While these plot elements are fine, and there is nothing inherently wrong with them, they are unnecessary when both Scarecrow and the titular Arkham Knight are both effective villains with their own schemes and set-ups. At the very beginning of the game, Scarecrow is able to force authorities to call for a mandatory evacuation of Gotham's 6.3 million citizens with the threat of literal terrorist attacks via fear toxin. Proving himself to be one of Batman's most capable adversaries, he then manages to convince Penguin, Two-Face, Harley Quinn, and even the Riddler to unite together in an effort to finally destroy not only the Batman, but his legend and legacy. In the game's grand finale, Scarecrow succeeds at apprehending and publicly unmasking Batman, revealing his secret identity to the world.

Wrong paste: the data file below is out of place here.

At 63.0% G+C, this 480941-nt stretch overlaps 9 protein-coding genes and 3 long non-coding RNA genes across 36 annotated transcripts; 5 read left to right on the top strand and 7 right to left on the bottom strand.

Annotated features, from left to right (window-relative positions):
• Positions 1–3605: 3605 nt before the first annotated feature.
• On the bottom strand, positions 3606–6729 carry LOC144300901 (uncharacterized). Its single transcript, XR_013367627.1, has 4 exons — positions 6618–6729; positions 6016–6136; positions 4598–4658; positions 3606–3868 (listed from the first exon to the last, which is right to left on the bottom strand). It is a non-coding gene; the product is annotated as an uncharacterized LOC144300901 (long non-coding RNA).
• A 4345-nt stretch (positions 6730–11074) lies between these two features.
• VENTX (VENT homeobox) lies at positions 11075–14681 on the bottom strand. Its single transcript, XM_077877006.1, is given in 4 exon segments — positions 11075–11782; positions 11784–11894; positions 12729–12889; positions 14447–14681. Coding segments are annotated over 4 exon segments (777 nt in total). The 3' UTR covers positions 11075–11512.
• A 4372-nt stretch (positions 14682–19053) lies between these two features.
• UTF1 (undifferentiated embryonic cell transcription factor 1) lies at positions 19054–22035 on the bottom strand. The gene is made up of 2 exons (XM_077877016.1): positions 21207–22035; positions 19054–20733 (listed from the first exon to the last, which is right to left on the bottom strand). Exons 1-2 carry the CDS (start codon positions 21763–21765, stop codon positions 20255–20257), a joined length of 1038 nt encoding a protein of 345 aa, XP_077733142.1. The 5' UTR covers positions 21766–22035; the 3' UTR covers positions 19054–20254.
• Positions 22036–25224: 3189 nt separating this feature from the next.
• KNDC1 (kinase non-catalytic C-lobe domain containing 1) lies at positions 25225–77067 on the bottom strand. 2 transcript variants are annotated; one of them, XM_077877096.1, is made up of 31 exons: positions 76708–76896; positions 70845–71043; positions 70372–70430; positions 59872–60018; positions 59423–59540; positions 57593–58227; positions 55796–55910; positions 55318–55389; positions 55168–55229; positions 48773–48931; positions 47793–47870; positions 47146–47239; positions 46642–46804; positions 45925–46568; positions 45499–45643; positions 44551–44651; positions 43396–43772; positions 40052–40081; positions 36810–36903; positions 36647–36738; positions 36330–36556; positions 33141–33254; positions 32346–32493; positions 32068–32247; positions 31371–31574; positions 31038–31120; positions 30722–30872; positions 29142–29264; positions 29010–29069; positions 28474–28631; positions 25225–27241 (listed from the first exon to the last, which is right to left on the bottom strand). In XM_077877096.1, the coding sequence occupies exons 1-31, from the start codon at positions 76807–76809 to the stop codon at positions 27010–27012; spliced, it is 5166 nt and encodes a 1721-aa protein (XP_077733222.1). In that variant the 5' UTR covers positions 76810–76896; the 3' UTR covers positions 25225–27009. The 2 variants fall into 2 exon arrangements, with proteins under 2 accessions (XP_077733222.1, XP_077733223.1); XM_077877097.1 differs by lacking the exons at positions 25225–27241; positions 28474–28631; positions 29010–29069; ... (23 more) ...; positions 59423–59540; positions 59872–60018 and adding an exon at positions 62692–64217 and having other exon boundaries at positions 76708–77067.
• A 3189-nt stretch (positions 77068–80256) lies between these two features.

Yet Scarecrow isn't the only character whose limelight is stolen by the inclusion of the Joker. The Arkham Knight also loses out on screen time, despite being two-thirds of the game's title. Even before his true name is revealed, it is obvious that the Knight has a grudge against the caped crusader. Most of his lines to dedicated to exactly how badly he wants Batman dead. Furthermore, he has a clear in-depth knowledge of Batman's gadgetry, skills, and tactics. When Batman battles his militia forces, he will often coach them on, directing them to avoid Batman’s most common tactics.